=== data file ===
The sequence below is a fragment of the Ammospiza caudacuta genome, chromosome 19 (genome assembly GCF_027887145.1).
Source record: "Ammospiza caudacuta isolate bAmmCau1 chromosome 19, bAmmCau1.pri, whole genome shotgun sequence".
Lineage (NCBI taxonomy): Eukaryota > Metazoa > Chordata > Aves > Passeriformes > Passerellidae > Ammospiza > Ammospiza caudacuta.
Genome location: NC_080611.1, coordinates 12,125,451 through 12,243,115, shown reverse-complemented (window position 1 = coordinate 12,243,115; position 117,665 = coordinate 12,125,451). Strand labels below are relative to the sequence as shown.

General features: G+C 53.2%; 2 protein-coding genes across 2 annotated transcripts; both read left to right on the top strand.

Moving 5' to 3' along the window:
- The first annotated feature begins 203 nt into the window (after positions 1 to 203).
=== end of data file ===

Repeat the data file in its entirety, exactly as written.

The sequence below is a fragment of the Ammospiza caudacuta genome, chromosome 19 (genome assembly GCF_027887145.1).
Source record: "Ammospiza caudacuta isolate bAmmCau1 chromosome 19, bAmmCau1.pri, whole genome shotgun sequence".
Lineage (NCBI taxonomy): Eukaryota > Metazoa > Chordata > Aves > Passeriformes > Passerellidae > Ammospiza > Ammospiza caudacuta.
Genome location: NC_080611.1, coordinates 12,125,451 through 12,243,115, shown reverse-complemented (window position 1 = coordinate 12,243,115; position 117,665 = coordinate 12,125,451). Strand labels below are relative to the sequence as shown.

General features: G+C 53.2%; 2 protein-coding genes across 2 annotated transcripts; both read left to right on the top strand.

Moving 5' to 3' along the window:
- The first annotated feature begins 203 nt into the window (after positions 1 to 203).